IMD issues severe heat alert for Odisha as Bhubaneswar records season’s highest temperature at 43.6°C

Bhubaneshwar (Odisha): The Indian Meteorological Department (IMD) has issued a severe heat wave alert for Odisha as Bhubaneshwar recorded the season’s highest temperature at 43.6 degrees Celsius on Friday.

In a post on X, IMD said, “Severe heat wave conditions are likely at isolated places over Odisha during 18-19 April and heat wave conditions on 20-21 April, 2024.”

Speaking to ANI, Manorama Mohanty, Director, IMD Bhubaneswar, said Odisha’s capital city recorded a temperature of 43.6 degrees Celsius and that 27 cities in the State are witnessing temperatures above 41 degrees Celsius.

“The state has recorded the highest temperature in Bhubaneshwar at 43.6 degrees Celsius. Bhubaneshwar, Boudh and Angul witnessed temperatures over 43 degrees Celsius,” he further said.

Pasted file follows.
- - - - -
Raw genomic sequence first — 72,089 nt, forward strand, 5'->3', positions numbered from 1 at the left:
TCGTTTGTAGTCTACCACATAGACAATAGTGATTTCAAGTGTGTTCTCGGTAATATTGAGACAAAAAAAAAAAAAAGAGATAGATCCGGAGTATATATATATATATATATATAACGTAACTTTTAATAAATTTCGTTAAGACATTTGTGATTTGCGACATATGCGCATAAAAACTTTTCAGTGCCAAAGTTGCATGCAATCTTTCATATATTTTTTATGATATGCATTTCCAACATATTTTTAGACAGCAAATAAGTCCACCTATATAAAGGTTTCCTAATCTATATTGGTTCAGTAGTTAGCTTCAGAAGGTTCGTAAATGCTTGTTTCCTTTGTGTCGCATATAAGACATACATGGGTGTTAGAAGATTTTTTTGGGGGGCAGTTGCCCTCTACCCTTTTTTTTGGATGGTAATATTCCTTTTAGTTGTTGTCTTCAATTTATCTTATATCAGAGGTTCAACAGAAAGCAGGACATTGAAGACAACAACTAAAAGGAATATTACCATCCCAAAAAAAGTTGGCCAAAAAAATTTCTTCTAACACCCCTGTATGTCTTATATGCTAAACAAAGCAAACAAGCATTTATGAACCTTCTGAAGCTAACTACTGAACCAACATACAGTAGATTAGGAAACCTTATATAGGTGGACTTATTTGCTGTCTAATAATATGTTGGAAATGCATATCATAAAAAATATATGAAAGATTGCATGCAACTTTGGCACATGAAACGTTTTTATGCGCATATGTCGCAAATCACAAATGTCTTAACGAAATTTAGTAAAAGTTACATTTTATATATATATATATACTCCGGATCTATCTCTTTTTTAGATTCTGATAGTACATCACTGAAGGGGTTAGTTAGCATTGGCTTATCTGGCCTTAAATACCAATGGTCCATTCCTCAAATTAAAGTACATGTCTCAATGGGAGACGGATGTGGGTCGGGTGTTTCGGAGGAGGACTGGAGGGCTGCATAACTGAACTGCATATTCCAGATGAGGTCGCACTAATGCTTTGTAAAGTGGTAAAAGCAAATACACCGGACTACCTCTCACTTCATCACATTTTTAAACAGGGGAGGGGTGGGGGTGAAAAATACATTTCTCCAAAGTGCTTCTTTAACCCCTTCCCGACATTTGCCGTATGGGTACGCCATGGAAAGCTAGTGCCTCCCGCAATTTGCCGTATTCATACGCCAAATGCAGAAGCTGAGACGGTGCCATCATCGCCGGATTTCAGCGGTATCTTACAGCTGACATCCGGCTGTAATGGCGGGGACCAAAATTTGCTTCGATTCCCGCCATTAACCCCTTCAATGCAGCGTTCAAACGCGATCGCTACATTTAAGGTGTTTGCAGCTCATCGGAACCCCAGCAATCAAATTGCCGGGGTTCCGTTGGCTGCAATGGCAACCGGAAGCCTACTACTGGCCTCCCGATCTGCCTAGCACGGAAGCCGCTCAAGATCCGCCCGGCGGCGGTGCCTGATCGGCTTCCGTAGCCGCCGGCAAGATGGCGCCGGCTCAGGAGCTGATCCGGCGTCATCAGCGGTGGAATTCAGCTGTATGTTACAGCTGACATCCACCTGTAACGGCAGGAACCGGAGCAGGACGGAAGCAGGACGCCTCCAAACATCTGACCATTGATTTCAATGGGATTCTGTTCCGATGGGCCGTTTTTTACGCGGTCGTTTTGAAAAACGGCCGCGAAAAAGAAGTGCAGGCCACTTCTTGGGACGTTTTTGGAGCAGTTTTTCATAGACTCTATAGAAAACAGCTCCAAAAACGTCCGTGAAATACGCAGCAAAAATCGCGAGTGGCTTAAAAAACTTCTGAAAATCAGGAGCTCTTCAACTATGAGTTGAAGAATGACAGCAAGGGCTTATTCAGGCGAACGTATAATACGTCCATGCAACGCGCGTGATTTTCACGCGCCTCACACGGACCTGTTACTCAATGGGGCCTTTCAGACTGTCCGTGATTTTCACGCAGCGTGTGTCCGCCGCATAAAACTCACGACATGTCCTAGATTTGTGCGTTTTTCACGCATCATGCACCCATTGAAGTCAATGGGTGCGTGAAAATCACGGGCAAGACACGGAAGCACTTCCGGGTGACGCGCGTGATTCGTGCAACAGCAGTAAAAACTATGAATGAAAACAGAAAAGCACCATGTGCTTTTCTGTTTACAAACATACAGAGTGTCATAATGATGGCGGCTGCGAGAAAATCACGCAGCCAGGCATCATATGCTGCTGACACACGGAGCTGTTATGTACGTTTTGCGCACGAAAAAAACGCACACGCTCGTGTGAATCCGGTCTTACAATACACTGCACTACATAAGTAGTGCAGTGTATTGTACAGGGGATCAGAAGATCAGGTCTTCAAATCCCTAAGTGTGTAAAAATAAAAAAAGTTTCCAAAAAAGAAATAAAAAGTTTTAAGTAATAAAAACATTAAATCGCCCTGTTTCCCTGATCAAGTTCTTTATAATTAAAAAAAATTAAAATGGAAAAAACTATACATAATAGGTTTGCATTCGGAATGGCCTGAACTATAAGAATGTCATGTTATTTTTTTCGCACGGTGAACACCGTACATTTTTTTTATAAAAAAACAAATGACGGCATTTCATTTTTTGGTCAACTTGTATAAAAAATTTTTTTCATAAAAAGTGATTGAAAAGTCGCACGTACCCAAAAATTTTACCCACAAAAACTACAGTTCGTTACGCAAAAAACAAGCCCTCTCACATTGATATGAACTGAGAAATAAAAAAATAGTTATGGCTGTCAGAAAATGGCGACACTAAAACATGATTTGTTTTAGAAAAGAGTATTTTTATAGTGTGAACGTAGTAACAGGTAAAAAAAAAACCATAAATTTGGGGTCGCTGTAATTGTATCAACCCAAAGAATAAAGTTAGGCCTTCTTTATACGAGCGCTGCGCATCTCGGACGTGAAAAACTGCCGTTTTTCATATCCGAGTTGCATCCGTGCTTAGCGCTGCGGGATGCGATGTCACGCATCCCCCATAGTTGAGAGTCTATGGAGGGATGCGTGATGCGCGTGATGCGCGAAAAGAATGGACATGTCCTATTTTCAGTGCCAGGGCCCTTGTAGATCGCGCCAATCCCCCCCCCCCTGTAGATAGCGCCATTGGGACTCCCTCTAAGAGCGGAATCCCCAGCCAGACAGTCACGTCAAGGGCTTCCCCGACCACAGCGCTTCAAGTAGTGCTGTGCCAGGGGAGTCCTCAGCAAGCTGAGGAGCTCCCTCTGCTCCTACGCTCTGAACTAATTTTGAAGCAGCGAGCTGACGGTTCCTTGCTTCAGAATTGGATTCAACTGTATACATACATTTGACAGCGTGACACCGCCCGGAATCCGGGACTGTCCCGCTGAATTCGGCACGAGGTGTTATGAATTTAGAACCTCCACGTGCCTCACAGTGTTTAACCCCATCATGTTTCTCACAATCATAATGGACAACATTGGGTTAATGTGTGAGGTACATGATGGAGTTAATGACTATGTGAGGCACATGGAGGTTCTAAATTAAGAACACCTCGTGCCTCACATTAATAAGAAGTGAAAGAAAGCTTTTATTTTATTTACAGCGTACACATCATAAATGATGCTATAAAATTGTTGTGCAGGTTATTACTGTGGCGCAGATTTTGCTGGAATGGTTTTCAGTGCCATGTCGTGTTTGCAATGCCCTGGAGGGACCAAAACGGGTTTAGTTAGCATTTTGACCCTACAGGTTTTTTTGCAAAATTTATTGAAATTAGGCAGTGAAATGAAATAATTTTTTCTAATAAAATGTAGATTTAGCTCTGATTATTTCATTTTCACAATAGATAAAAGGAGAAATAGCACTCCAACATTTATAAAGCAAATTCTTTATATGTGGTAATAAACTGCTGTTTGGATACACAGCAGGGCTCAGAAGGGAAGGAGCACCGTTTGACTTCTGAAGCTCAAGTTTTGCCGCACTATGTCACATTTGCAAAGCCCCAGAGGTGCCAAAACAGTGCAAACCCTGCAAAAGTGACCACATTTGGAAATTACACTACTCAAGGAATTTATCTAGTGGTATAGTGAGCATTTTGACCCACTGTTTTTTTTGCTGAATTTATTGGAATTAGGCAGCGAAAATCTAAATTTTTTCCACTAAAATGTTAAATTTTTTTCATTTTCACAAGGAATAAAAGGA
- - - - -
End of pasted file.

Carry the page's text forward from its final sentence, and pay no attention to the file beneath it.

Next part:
While alerting the public about the heatwave conditions, Mohanty said, “On April 19, severe heat wave conditions will prevail while coastal areas will witness hot and humid conditions. There are even chances of warm nights. The heatwave will continue on April 20 and 21.”

“After April 21, people can experience some relief amid the forecast of rains, lightning, thunder, and gusty winds,” she told ANI.

When asked about the maximum temperature levels, Mohanty said, “The maximum temperature is expected to cross above 45 degrees Celsius for places like Mayurbhanj, Angul, Nayagarh, Balangir, and Kalahandi.”

A Yellow alert has been issued for Keonjhar, Mayurbhanj, Bhadrak, Balasore, Kendrapara, Jagatsinghpur, Cuttack, Khurda, Dhenkanal, Jajpur, Nayagarh, and Kandhamal.

Earlier on Wednesday, the Odisha government announced that all the schools in the state will be closed from April 18 to 20 amid the IMD’s forecast of a heat wave.

An ‘yellow alert’ advises people to remain updated. During the yellow alert, there is a warning of heatwave conditions at isolated pockets persisting for two days.

As per the weather department, that alert indicates that heat is tolerable for the general public but there can be moderate health concerns for vulnerable people like infants, elderly, and people with chronic diseases.

(With inputs from ANI)


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